Radical Welcome and Immigration: A Question

This is a quote from someone offering her opinion to the Obama transition team:

I do not believe in family immigration. Just because one person comes to America does not mean that the whole family belongs here. Immigrants should be educated and speak english (sic) to be in this country. We have enough people in this country who are not educated and can not (sic) afford higher education, so we must take care of the citizens of this country before we can take on more. We do not need to (sic) world’s poor in this country.

While I can understand the angst about losing our American character to a foreign invasion of poor, illiterate strangers who do not share it, it also betrays a deep ignorance of how America developed in the first place. It is also consistent with the ethnic paranoia expressed by every generation of Americans about new arrivals. I guess it’s human nature, but it’s terribly sad and worse, it’s the feedstock that fuels bigotry, violence and the corruption of our highest civic ideals. I’ve done some traveling about the globe, and I know what it’s like to be the one who is illiterate and uneducated, and who, like dear old Blanche Dubois, had to rely on the kindness of strangers to get by. Of course, I was “rich.” What if I had been poor? But even more important, what kind of connection might you make between this brief article and the several that precede it on the subject of radical welcome?

6 thoughts on “Radical Welcome and Immigration: A Question”

  1. The snippet you post caused a lot of emotion in me. I had to really think what it was that made me almost ill. The I realized I was on the other end, I am who she is talking about. My mother was a farm worker who moved between Mexico and the US. My Father first generation Italian, Neither ever made it to Junior High school, they had to work. I was \”fortunate\” enough to be born with light skin, so aside from my accent, I had little problem in school with friends, often until they met my family (dark skinned) I have had people yell from their cars \”die fag\” while walking down the street. I have had the peace refused to me in church. I have had family members introduce me \”he\’s white, but he\’s okay\” I have been beat up and left in a parking lot for walking a girl to her car. I am who the other desires to be protected from.

  2. Yes Bruno, That snippet also makes me sick. My papa was born in Italy.It was better growing up in South Philly we felt proud. I wish you had been there too!We had wonderful parents who appreciated God\’s gifts and did not feel entitled to them because we were fore ordained to be top dogs. Time wounds all heels and heals all wounds. Gianni

  3. Bruno,That saddens me deeply. I wish I better understood how it is that we find it so easy to be so cruel to one another simply because of ethnic or cultural differences, but I don\’t. CP

  4. Gianni, CP,thank you. The issue for me is more that this is what church still says is okay and the will of God. When we say that others who differ from us should not come to worship or to the table with us we negate the glimpse of heaven, the kingdom that God (as revealed through Jesus) that is now, here. If we cannot find joy, the surprise of the Spirit in what we encounter, then what is the point of saying \”God is with you\” and then replying \”and with thine spirit\”? If we cannot be generous with the stranger, the foreigner, the outcast, who\’s work are we doing?WE need to ask \”what is Christ\’s comfort\” is it an orderly, clean, quiet life? Is it sureness in things worldly? freedom to follow the dictates of society, culture?When we partake of the bread and wine are we gaining strength to act as a group or live individually? to be.What is the difference between proclamation and pontification? Where do we teach and discern, when? should all be initiated, does welcome necessarily lead to initiation? does it have to?Are we called to be gate keepers or initiators, facilitators? either or to just be?Does being \”one\” mean being the same?and does it all matter?Sorry for the rant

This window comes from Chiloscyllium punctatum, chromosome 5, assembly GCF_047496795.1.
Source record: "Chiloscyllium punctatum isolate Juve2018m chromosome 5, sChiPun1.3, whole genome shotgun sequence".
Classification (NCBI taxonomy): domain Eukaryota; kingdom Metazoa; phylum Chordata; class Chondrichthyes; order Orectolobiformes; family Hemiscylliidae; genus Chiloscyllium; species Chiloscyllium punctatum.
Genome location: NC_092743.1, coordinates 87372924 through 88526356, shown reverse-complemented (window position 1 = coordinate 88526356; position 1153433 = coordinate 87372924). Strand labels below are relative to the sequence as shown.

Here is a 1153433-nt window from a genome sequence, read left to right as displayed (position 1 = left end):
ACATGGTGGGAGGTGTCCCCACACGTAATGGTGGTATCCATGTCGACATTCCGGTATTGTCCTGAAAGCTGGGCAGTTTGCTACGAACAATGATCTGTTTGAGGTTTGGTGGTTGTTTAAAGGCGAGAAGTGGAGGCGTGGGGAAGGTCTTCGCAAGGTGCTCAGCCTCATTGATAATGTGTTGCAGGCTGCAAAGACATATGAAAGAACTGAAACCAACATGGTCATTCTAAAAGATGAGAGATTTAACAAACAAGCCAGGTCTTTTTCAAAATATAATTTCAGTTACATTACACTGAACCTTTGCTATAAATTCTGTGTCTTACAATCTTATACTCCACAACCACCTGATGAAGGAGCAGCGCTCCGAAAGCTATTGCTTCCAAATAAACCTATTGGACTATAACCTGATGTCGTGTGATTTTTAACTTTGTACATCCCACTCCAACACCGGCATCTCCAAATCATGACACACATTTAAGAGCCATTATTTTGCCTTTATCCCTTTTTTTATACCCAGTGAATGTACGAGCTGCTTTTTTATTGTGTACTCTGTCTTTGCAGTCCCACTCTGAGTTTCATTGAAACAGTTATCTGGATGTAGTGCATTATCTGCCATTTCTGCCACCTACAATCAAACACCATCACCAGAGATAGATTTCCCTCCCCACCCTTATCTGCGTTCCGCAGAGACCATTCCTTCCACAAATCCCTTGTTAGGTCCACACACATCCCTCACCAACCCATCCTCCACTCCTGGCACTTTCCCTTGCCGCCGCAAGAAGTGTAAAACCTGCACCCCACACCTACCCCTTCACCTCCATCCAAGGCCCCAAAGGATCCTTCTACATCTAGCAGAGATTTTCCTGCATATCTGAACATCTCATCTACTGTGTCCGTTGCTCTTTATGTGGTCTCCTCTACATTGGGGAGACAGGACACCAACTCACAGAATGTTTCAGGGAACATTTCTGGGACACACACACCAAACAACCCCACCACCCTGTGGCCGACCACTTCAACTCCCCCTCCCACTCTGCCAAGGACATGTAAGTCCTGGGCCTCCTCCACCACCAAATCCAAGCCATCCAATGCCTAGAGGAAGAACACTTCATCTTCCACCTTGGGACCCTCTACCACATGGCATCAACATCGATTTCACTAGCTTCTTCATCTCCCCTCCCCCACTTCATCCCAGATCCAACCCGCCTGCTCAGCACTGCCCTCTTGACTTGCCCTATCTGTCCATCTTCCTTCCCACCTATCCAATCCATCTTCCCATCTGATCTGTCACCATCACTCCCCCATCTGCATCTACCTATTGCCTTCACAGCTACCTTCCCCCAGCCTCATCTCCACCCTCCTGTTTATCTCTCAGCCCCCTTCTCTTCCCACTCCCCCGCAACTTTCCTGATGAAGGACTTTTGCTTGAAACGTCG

5. Bruno,You have to do better than that to make it a real rant. As I see it, you\’ve simply made some accurate observations about the reality of things. From my perspective as a retired rector, there is no such thing as a congregation that does not have self-appointed gate keepers, social standard bearers, hurtful gossips, and many brands of prejudice. A healthy congregation is aware of that and actively engages the gospel with proclamation, teaching, and action that leads toward transformation and discipleship. That cannot happen without very intentional work at confession and repentance while taking seriously the meaning of the Eucharist. It isn\’t easy and it\’s never finished. And here\’s the really hard part, it all has to be done in the context of an environment that encourages joyful celebration in the power and presence of the Holy Spirit at work among us, and genuine delight in the fellowship that we share with each other. Who among us can pull that off? With God\’s help, we all can.CP

  6. What a rich conversation you\’ve had here. It\’s so easy to read quickly and agree with oneself that oneself doesn\’t enter into discriminatory acts, policing, guarding against the stranger – but upon reflection, the questions you discuss are real and serious threats to our claim of being followers of Jesus. How easily can we be suspicious, guarded – God grant us your forgiveness and your blessing on our willingness to examine ourselves and change again and again until some day we can say we are truly not prejudice, truly not judgmental, truly a follower of your word. Thank you again for sharing these stories and words of conviction.

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